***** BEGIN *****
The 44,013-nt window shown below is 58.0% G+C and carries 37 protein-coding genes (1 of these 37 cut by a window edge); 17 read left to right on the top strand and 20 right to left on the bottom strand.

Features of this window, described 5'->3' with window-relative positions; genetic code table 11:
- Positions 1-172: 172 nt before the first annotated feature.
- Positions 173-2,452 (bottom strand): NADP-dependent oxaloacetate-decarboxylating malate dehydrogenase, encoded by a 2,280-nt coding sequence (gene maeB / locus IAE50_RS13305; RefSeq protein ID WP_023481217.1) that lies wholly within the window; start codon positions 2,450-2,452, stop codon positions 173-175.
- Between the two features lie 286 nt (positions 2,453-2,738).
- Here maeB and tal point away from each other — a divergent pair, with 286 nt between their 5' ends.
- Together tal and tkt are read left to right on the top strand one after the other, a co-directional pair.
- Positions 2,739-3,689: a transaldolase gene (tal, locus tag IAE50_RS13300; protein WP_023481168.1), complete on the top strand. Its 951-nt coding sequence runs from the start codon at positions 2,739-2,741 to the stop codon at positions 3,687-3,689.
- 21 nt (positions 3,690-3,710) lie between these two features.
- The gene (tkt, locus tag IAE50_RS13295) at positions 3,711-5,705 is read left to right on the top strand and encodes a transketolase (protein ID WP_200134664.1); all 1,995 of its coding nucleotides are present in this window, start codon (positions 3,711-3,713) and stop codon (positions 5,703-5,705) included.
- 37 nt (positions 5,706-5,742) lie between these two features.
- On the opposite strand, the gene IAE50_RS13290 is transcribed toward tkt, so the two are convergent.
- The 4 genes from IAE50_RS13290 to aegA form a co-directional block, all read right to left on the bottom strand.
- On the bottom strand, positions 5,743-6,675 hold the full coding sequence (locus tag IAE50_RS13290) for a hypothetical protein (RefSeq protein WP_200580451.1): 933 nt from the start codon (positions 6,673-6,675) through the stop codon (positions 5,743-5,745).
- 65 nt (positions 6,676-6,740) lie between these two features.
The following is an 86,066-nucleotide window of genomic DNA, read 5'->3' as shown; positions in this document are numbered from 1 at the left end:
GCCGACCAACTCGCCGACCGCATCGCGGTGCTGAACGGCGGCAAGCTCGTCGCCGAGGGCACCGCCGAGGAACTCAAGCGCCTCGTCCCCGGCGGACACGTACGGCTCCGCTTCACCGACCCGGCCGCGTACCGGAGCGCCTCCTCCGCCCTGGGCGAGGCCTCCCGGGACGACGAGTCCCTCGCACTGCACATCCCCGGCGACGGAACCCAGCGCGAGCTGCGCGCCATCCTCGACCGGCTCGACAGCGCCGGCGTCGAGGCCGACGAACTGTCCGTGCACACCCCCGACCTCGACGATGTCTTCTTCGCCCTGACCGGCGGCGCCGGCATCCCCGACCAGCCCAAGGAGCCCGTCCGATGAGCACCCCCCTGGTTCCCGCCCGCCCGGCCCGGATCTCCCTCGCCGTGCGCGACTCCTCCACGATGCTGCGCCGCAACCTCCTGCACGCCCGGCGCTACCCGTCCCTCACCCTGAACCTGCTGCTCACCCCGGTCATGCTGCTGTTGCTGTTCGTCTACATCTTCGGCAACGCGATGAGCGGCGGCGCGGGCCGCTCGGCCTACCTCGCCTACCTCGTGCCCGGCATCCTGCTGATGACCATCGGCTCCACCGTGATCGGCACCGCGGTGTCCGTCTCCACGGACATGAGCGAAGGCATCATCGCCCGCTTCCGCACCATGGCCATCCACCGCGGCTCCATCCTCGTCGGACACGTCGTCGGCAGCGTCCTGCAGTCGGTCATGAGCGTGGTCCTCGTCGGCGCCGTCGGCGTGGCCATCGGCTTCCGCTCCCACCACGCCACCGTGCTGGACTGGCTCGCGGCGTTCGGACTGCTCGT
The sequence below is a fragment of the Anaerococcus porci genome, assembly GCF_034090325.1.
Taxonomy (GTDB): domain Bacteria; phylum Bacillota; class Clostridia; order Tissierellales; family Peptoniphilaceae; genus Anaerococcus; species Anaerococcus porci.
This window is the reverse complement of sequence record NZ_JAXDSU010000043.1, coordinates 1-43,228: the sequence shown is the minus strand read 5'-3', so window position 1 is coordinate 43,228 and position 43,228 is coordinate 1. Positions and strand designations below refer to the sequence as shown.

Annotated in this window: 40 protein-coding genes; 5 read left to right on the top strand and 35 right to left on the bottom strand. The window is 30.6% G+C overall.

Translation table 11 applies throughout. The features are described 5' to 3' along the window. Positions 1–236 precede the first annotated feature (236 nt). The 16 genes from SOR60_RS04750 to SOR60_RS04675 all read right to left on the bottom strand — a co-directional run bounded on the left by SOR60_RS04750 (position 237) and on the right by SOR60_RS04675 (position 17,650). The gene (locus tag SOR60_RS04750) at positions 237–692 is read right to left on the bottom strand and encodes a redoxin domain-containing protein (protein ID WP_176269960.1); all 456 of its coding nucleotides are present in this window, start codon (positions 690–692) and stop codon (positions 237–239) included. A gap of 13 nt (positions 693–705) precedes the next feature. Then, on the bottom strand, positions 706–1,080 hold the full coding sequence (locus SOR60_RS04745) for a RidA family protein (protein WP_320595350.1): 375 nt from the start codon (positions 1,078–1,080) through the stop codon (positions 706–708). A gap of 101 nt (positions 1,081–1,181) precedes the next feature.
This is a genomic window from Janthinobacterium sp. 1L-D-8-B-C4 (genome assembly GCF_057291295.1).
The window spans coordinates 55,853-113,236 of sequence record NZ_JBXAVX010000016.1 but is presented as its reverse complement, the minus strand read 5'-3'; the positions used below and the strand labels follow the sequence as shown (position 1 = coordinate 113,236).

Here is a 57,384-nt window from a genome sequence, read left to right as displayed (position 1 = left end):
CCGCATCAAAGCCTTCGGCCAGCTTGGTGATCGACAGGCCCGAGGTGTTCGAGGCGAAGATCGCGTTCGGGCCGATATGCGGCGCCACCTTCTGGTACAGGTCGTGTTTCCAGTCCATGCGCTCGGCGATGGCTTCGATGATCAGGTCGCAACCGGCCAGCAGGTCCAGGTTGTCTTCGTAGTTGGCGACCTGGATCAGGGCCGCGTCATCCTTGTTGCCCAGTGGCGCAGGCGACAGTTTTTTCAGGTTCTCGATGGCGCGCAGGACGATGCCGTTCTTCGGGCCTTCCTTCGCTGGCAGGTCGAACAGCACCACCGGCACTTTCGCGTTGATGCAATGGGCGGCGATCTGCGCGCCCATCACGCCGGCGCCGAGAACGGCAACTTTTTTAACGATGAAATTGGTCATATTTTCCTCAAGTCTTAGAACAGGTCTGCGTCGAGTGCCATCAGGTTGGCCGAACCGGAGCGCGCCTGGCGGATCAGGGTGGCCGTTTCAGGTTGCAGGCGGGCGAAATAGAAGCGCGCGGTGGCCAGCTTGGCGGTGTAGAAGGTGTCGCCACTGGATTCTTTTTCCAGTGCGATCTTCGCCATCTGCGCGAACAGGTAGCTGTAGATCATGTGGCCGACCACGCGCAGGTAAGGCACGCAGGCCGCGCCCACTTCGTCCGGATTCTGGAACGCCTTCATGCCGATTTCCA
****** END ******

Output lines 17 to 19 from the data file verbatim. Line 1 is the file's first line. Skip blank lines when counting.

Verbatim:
GCCGACCAACTCGCCGACCGCATCGCGGTGCTGAACGGCGGCAAGCTCGTCGCCGAGGGCACCGCCGAGGAACTCAAGCGCCTCGTCCCCGGCGGACACGTACGGCTCCGCTTCACCGACCCGGCCGCGTACCGGAGCGCCTCCTCCGCCCTGGGCGAGGCCTCCCGGGACGACGAGTCCCTCGCACTGCACATCCCCGGCGACGGAACCCAGCGCGAGCTGCGCGCCATCCTCGACCGGCTCGACAGCGCCGGCGTCGAGGCCGACGAACTGTCCGTGCACACCCCCGACCTCGACGATGTCTTCTTCGCCCTGACCGGCGGCGCCGGCATCCCCGACCAGCCCAAGGAGCCCGTCCGATGAGCACCCCCCTGGTTCCCGCCCGCCCGGCCCGGATCTCCCTCGCCGTGCGCGACTCCTCCACGATGCTGCGCCGCAACCTCCTGCACGCCCGGCGCTACCCGTCCCTCACCCTGAACCTGCTGCTCACCCCGGTCATGCTGCTGTTGCTGTTCGTCTACATCTTCGGCAACGCGATGAGCGGCGGCGCGGGCCGCTCGGCCTACCTCGCCTACCTCGTGCCCGGCATCCTGCTGATGACCATCGGCTCCACCGTGATCGGCACCGCGGTGTCCGTCTCCACGGACATGAGCGAAGGCATCATCGCCCGCTTCCGCACCATGGCCATCCACCGCGGCTCCATCCTCGTCGGACACGTCGTCGGCAGCGTCCTGCAGTCGGTCATGAGCGTGGTCCTCGTCGGCGCCGTCGGCGTGGCCATCGGCTTCCGCTCCCACCACGCCACCGTGCTGGACTGGCTCGCGGCGTTCGGACTGCTCGT
The sequence below is a fragment of the Anaerococcus porci genome, assembly GCF_034090325.1.
Taxonomy (GTDB): domain Bacteria; phylum Bacillota; class Clostridia; order Tissierellales; family Peptoniphilaceae; genus Anaerococcus; species Anaerococcus porci.